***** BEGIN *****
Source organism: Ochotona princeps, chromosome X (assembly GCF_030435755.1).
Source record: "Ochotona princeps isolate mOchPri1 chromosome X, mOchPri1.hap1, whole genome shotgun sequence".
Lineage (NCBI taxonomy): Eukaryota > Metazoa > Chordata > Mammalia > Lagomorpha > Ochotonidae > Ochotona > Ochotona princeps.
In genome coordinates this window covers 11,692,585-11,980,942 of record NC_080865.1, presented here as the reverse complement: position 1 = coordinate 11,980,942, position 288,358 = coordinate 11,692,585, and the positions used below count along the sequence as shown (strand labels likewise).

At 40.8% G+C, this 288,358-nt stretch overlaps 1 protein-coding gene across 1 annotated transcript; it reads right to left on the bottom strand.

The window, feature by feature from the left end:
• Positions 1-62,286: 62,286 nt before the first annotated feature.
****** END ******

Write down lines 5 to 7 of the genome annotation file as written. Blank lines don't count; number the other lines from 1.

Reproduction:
At 40.8% G+C, this 288,358-nt stretch overlaps 1 protein-coding gene across 1 annotated transcript; it reads right to left on the bottom strand.

The window, feature by feature from the left end:
• Positions 1-62,286: 62,286 nt before the first annotated feature.